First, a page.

6/29/16 11:59pm, Nope. No sound bar. Just photo. Sorry. I’m trying everything. Maybe a refresh will do it. Oh, well, enjoying your capture of bird songs and Bull Frogs.
Night sounds; so calming thnx.
Maybe you need to repost it. Still no luck.6/30/
I receiving this on an iPad. Maybe it only works on a desk top.
Here’s what you should see
Yes that’s what I see. I’ll try what u said to do.thnx.
hahaha – my poor ears sometimes seem to hear backwards: a few measures of some of those greens sounded like a diesel freight in the distance. no wonder sleep’s hard with this combo.
i keep sharing you so your audience grows and grows. froggies rock ♥
Greenbird … thanks for the sharing; I certainly would like my audience to grow!
Green frogs being the loose string section, and bullfrogs the jug section of a very interesting wildlife band.
i could listen to frogs forever. i made many recordings at the river but never realized the “gunks” were green frogs. thought it was just one of the bullfrog sounds.
A lot of folks confuse Green Frogs with Bullfrogs. In the southern states, there’s a frog called the Pig Frog that makes low grunts. Many folks think they are Bullfrogs. At some point in the future, I’ll have to profile the Pig Frog and include recordings.
Lang … for the past 3 years (spring/summer) our shoreline here in a narrow creek along Lake Sunapee has been totally silent of bull and green frogs. I have lived here for over 30 years and this has never happened before. Was of great concern to me. Our local protective society took note of it but there seemed to be no solution. Just a big shrug as to the silence … My own speculation via a little research (and I am not a scientist, this is just a guess) was that it might have had something to do with heavy,… Read more »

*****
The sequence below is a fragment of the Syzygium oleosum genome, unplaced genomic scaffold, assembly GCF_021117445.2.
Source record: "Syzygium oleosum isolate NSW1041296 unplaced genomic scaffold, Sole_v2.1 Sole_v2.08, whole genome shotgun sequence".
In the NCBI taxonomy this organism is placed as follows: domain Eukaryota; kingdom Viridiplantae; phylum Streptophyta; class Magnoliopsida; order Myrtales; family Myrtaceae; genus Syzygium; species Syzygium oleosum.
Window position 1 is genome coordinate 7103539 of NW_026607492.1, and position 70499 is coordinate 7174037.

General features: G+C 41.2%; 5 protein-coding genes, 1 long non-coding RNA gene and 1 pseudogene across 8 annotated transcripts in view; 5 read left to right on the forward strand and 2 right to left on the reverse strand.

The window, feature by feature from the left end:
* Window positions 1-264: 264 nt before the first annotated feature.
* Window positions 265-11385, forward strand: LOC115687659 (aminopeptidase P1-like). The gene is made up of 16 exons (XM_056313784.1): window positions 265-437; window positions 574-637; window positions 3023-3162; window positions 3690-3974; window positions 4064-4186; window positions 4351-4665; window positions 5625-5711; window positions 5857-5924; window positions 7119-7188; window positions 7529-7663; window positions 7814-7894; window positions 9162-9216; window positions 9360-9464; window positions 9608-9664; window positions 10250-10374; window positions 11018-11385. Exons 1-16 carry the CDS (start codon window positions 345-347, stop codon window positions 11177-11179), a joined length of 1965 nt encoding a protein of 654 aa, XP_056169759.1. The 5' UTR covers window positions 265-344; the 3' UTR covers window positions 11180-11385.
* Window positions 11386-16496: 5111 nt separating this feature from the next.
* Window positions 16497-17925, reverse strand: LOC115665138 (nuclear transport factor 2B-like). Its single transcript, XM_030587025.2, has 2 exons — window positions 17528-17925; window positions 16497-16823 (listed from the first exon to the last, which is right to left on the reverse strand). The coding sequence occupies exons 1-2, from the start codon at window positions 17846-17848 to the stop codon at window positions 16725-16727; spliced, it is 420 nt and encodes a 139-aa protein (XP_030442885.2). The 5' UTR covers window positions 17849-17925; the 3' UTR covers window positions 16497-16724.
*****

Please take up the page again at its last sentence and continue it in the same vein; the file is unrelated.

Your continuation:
I’ve had them disappear at certain local ponds and then recover through the years. My guess was disease and/or cold winters, knocking back populations. Perhaps … and hopefully … these are natural cycles and not the result of climate change, etc. I’d sure hate to see the day (night) when these guys are no longer with us.
I lived in a small cabin on a large beaver pond for 6 years. Summer nights were magical there, hard to stay asleep! Thanks for this memory.
You’re welcome Rita. Did you have bullfrogs and green frogs in your pond?
Yes, and Mackeral Frogs too along with Herons, Bittern, Loons, Geese, and various Duck species. It was wildlife crazy there this time of year!
You mean Pickerel Frogs?
Holy mackerel Andy, you ever heard of a pickerel frog? Sapphire’s never heard of any frog with a name like that! I’se regusted at the thought of it.
oops…forgot the Tree Frogs!
yep … gray treefrogs. Sounds like you were somewhere in the East.
Northern Vermont, not far from you.
Better to hear nature for a guy like you.
Hot! And not so easy to sleep next to.
Ah well, sleep is highly over-rated. I’d much rather listen to that. Wonderful recording–thanks for sharing
I guess you’re right … sleep is over-rated … so to the heck with it!